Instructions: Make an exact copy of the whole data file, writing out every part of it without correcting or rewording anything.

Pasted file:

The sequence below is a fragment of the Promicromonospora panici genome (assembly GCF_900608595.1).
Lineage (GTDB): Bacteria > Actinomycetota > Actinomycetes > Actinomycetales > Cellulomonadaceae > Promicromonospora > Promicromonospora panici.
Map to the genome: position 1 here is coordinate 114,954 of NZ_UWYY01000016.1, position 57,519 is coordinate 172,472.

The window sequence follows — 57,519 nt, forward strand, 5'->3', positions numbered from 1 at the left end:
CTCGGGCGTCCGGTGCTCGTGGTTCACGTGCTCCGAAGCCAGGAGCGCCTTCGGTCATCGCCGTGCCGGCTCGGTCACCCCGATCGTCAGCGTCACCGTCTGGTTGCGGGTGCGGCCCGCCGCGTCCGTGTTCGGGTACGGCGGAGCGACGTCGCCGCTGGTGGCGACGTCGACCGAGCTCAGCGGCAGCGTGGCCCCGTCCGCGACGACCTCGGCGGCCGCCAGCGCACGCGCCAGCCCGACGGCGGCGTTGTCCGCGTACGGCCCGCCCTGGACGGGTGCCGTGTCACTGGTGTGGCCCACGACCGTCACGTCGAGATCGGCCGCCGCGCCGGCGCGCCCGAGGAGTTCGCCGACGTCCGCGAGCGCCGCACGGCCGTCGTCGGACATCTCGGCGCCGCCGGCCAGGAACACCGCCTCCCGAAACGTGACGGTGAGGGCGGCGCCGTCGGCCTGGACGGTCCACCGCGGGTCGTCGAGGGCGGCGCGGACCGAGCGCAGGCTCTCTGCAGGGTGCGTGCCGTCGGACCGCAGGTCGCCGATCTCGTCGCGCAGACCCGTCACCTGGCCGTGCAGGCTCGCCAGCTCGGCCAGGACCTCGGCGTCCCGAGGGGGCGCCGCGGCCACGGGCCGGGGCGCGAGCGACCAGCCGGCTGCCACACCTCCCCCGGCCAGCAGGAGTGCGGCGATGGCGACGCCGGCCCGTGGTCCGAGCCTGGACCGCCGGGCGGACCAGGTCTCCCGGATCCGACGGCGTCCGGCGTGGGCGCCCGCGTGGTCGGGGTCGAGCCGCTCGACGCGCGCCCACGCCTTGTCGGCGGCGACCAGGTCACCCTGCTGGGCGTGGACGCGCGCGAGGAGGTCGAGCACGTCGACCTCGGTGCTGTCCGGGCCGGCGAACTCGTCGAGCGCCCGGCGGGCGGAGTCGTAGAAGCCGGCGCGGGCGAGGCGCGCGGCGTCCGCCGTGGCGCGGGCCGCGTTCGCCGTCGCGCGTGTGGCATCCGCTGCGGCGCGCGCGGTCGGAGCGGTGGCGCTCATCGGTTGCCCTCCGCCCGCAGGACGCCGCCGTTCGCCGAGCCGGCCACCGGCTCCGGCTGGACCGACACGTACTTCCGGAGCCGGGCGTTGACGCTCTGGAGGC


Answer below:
The sequence below is a fragment of the Promicromonospora panici genome (assembly GCF_900608595.1).
Lineage (GTDB): Bacteria > Actinomycetota > Actinomycetes > Actinomycetales > Cellulomonadaceae > Promicromonospora > Promicromonospora panici.
Map to the genome: position 1 here is coordinate 114,954 of NZ_UWYY01000016.1, position 57,519 is coordinate 172,472.

The window sequence follows — 57,519 nt, forward strand, 5'->3', positions numbered from 1 at the left end:
CTCGGGCGTCCGGTGCTCGTGGTTCACGTGCTCCGAAGCCAGGAGCGCCTTCGGTCATCGCCGTGCCGGCTCGGTCACCCCGATCGTCAGCGTCACCGTCTGGTTGCGGGTGCGGCCCGCCGCGTCCGTGTTCGGGTACGGCGGAGCGACGTCGCCGCTGGTGGCGACGTCGACCGAGCTCAGCGGCAGCGTGGCCCCGTCCGCGACGACCTCGGCGGCCGCCAGCGCACGCGCCAGCCCGACGGCGGCGTTGTCCGCGTACGGCCCGCCCTGGACGGGTGCCGTGTCACTGGTGTGGCCCACGACCGTCACGTCGAGATCGGCCGCCGCGCCGGCGCGCCCGAGGAGTTCGCCGACGTCCGCGAGCGCCGCACGGCCGTCGTCGGACATCTCGGCGCCGCCGGCCAGGAACACCGCCTCCCGAAACGTGACGGTGAGGGCGGCGCCGTCGGCCTGGACGGTCCACCGCGGGTCGTCGAGGGCGGCGCGGACCGAGCGCAGGCTCTCTGCAGGGTGCGTGCCGTCGGACCGCAGGTCGCCGATCTCGTCGCGCAGACCCGTCACCTGGCCGTGCAGGCTCGCCAGCTCGGCCAGGACCTCGGCGTCCCGAGGGGGCGCCGCGGCCACGGGCCGGGGCGCGAGCGACCAGCCGGCTGCCACACCTCCCCCGGCCAGCAGGAGTGCGGCGATGGCGACGCCGGCCCGTGGTCCGAGCCTGGACCGCCGGGCGGACCAGGTCTCCCGGATCCGACGGCGTCCGGCGTGGGCGCCCGCGTGGTCGGGGTCGAGCCGCTCGACGCGCGCCCACGCCTTGTCGGCGGCGACCAGGTCACCCTGCTGGGCGTGGACGCGCGCGAGGAGGTCGAGCACGTCGACCTCGGTGCTGTCCGGGCCGGCGAACTCGTCGAGCGCCCGGCGGGCGGAGTCGTAGAAGCCGGCGCGGGCGAGGCGCGCGGCGTCCGCCGTGGCGCGGGCCGCGTTCGCCGTCGCGCGTGTGGCATCCGCTGCGGCGCGCGCGGTCGGAGCGGTGGCGCTCATCGGTTGCCCTCCGCCCGCAGGACGCCGCCGTTCGCCGAGCCGGCCACCGGCTCCGGCTGGACCGACACGTACTTCCGGAGCCGGGCGTTGACGCTCTGGAGGC